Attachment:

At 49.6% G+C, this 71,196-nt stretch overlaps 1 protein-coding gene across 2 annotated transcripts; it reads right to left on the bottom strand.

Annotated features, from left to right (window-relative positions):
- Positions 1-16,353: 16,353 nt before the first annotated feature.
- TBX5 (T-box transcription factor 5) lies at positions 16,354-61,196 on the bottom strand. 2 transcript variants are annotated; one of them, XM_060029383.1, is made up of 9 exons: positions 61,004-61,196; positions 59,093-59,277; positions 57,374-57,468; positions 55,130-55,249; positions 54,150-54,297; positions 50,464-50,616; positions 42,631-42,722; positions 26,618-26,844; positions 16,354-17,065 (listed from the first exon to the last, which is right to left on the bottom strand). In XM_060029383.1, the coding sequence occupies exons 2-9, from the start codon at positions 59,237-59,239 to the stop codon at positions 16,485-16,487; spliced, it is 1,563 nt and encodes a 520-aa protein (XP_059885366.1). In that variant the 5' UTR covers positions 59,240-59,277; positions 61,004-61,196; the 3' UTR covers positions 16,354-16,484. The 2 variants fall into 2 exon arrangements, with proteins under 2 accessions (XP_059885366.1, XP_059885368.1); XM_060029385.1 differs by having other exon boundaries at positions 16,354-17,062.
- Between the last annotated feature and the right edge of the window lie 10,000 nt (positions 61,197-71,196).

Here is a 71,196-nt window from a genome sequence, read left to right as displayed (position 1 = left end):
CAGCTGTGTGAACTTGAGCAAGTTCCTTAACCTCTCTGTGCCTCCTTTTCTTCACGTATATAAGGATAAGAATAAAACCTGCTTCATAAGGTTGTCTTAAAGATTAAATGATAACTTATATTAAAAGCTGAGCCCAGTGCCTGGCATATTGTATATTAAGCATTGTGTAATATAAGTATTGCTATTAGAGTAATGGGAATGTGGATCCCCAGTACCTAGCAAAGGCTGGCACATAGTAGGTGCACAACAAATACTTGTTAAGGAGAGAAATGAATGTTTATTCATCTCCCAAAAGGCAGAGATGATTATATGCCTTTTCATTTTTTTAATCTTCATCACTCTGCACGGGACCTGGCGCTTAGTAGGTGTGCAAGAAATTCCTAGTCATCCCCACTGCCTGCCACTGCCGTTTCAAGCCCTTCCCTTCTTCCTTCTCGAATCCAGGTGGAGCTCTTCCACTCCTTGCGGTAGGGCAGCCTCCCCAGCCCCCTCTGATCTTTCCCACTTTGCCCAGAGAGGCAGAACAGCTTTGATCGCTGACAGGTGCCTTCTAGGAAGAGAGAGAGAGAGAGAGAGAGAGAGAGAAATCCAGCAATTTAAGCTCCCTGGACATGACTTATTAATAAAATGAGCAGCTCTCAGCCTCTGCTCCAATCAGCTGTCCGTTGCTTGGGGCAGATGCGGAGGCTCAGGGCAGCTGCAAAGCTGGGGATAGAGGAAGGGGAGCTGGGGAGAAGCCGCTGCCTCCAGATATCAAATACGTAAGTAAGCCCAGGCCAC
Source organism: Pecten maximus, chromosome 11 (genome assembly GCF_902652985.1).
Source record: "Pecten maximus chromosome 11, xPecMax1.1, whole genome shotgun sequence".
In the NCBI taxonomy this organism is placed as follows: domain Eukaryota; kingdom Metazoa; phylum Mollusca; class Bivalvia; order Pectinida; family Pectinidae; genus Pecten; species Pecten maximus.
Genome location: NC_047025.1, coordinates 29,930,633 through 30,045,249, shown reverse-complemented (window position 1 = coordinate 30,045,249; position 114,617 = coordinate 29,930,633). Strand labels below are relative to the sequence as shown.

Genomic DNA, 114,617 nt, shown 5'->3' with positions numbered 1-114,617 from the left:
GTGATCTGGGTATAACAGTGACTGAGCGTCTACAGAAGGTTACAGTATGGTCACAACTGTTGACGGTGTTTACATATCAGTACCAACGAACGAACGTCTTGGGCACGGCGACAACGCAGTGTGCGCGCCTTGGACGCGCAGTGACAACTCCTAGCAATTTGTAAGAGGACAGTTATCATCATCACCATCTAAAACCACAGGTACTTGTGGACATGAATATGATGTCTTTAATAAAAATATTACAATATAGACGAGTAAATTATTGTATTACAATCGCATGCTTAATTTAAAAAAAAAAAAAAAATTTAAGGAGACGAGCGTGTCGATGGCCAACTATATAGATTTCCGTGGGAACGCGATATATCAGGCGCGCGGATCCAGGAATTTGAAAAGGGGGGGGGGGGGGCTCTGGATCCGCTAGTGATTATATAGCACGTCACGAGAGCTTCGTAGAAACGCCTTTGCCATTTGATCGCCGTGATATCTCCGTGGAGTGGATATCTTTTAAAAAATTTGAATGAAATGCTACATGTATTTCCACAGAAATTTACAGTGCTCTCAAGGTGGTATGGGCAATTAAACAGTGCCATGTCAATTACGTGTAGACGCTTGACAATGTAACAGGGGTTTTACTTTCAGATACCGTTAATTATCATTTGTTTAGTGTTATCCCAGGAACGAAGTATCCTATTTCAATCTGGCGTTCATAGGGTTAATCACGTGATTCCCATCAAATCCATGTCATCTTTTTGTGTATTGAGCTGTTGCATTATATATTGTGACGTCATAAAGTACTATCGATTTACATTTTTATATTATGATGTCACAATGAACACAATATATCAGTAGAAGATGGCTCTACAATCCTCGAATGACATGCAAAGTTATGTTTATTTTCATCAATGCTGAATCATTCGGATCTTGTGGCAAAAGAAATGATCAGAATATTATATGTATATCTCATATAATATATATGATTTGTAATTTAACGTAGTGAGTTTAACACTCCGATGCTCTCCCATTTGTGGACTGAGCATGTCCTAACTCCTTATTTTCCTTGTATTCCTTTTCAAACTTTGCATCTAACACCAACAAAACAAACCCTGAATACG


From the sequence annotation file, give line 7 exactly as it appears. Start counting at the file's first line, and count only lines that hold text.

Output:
CAGCTGTGTGAACTTGAGCAAGTTCCTTAACCTCTCTGTGCCTCCTTTTCTTCACGTATATAAGGATAAGAATAAAACCTGCTTCATAAGGTTGTCTTAAAGATTAAATGATAACTTATATTAAAAGCTGAGCCCAGTGCCTGGCATATTGTATATTAAGCATTGTGTAATATAAGTATTGCTATTAGAGTAATGGGAATGTGGATCCCCAGTACCTAGCAAAGGCTGGCACATAGTAGGTGCACAACAAATACTTGTTAAGGAGAGAAATGAATGTTTATTCATCTCCCAAAAGGCAGAGATGATTATATGCCTTTTCATTTTTTTAATCTTCATCACTCTGCACGGGACCTGGCGCTTAGTAGGTGTGCAAGAAATTCCTAGTCATCCCCACTGCCTGCCACTGCCGTTTCAAGCCCTTCCCTTCTTCCTTCTCGAATCCAGGTGGAGCTCTTCCACTCCTTGCGGTAGGGCAGCCTCCCCAGCCCCCTCTGATCTTTCCCACTTTGCCCAGAGAGGCAGAACAGCTTTGATCGCTGACAGGTGCCTTCTAGGAAGAGAGAGAGAGAGAGAGAGAGAGAGAGAAATCCAGCAATTTAAGCTCCCTGGACATGACTTATTAATAAAATGAGCAGCTCTCAGCCTCTGCTCCAATCAGCTGTCCGTTGCTTGGGGCAGATGCGGAGGCTCAGGGCAGCTGCAAAGCTGGGGATAGAGGAAGGGGAGCTGGGGAGAAGCCGCTGCCTCCAGATATCAAATACGTAAGTAAGCCCAGGCCAC